In reply, Weyerhaeuser reiterates that it is entitled to summary judgment because Plaintiffs' claims are barred as a matter of law, as Plaintiffs have conceded there was no written agreement between the parties, have conceded there was no promise about not spraying in a “two-mile radius, ” have effectively conceded that Weyerhaeuser never relinquished the right to have its timberlands treated with herbicide, and have offered no evidence to rebut the fact that Weyerhaeuser did not perform any spraying activities. R. Doc. 48 at 1. Moreover, Weyerhaeuser also emphasizes that Plaintiffs have not rebutted the fact that it hired an independent contractor- Thornhill-to conduct the spraying and Weyerhaeuser alerted Thornhill to the existence of a “sensitive neighbor” nearby. R. Doc. 48 at 1-2. Finally, Weyerhaeuser argues Plaintiffs' attempts to insert a nuisance claim under Civil Code Article 667 are improper because there is no mention of any nuisance claim in any of the Original or Amended Petitions and the deadline for amending the Petitions has passed. R. Doc. 48 at 6.

         III. LEGAL STANDARD

         Summary judgment is proper “if the pleadings, depositions, answers to interrogatories, and admissions on file, together with the affidavits, if any, show that there is no genuine issue as to any material fact and that the moving party is entitled to a judgment as a matter of law.” Celotex Corp. v. Catrett, 477 U.S. 317, 322 (1986) (citing Fed.R.Civ.P. 56(c)). When ruling on a motion for summary judgment, a court may not resolve credibility issues or weigh evidence. See Delta & Pine Land Co. v. Nationwide Agribusiness Ins. Co., 530 F.3d 395, 398 (5th Cir. 2008); Int'l Shortstop, Inc. v. Rally's Inc., 939 F.2d 1257, 1263 (5th Cir. 1991).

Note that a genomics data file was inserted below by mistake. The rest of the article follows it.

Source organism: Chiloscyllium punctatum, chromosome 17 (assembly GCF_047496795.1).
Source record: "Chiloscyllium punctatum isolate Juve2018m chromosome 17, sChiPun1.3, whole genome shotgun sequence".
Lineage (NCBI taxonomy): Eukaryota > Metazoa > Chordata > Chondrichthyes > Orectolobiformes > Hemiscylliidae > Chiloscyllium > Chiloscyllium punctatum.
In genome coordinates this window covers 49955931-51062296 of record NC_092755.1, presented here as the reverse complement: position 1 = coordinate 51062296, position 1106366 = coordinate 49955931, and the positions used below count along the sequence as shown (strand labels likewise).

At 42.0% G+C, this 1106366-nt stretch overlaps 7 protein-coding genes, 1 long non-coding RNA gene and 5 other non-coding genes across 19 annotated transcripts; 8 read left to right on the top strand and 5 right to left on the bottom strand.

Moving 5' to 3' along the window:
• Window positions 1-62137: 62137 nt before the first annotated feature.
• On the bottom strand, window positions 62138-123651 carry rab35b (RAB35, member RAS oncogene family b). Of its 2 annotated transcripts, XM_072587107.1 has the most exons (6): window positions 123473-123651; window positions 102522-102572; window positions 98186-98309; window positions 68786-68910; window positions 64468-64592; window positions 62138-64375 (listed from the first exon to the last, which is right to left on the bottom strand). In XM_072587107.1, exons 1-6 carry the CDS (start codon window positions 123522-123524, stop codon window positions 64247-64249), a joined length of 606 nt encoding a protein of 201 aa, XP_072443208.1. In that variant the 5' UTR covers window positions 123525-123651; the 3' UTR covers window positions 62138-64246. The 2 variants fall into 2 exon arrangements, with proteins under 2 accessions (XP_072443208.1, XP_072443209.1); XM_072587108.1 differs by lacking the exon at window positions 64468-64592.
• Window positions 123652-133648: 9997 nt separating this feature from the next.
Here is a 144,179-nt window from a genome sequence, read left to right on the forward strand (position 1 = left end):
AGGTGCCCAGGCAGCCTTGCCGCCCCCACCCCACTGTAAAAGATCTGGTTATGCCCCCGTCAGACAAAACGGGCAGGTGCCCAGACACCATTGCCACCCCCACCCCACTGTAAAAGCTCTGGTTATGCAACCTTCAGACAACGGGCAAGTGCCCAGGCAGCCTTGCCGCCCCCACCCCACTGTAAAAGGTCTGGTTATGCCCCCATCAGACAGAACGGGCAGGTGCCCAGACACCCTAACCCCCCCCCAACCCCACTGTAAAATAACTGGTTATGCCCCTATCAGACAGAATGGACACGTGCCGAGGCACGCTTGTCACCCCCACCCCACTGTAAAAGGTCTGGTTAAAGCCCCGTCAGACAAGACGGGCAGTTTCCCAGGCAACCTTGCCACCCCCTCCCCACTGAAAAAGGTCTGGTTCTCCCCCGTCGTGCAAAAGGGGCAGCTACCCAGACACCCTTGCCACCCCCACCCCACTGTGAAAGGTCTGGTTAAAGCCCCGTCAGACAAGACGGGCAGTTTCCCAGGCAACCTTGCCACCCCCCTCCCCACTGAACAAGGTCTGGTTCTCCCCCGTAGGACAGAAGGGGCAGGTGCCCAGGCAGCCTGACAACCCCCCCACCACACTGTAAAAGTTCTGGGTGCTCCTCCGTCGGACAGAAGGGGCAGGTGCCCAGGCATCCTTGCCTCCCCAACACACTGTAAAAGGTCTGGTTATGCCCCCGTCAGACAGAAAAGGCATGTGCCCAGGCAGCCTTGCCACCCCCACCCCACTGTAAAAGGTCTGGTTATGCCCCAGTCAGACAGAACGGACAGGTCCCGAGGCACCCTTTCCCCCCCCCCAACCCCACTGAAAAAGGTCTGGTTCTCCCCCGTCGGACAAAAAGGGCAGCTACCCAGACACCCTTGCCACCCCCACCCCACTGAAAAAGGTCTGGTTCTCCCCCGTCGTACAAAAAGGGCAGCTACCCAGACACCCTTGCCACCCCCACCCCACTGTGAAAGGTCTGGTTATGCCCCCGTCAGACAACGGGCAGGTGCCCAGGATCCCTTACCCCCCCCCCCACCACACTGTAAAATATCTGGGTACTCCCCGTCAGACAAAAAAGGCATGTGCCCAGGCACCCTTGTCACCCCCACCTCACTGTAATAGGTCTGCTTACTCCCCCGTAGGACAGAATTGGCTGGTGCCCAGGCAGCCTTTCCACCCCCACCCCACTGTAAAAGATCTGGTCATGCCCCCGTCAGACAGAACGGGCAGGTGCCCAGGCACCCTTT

Under Federal Rule of Civil Procedure 56(c), the moving party bears the initial burden of “informing the district court of the basis for its motion, and identifying those portions of [the record] which it believes demonstrate the absence of a genuine issue of material fact.” Celotex, 477 U.S. at 322. “Rule 56(c) mandates the entry of summary judgment, after adequate time for discovery and upon motion, against a party who fails to make a showing sufficient to establish the existence of an element essential to that party's case, and on which the party will bear the burden of proof at trial.” Id. The court must find “[a] factual dispute [to be] ‘genuine' if the evidence is such that a reasonable jury could return a verdict for the nonmoving party [and a] fact [to be] ‘material' if it might affect the outcome of the suit under the governing substantive law.” Beck v. Somerset Techs., Inc., 882 F.2d 993, 996 (5th Cir. 1989) (citing Anderson v. Liberty Lobby, Inc., 477 U.S. 242, 248 (1986)). Moreover, the court must assess the evidence and “review the facts drawing all inferences most favorable to the party opposing the motion.” Reid v. State Farm ...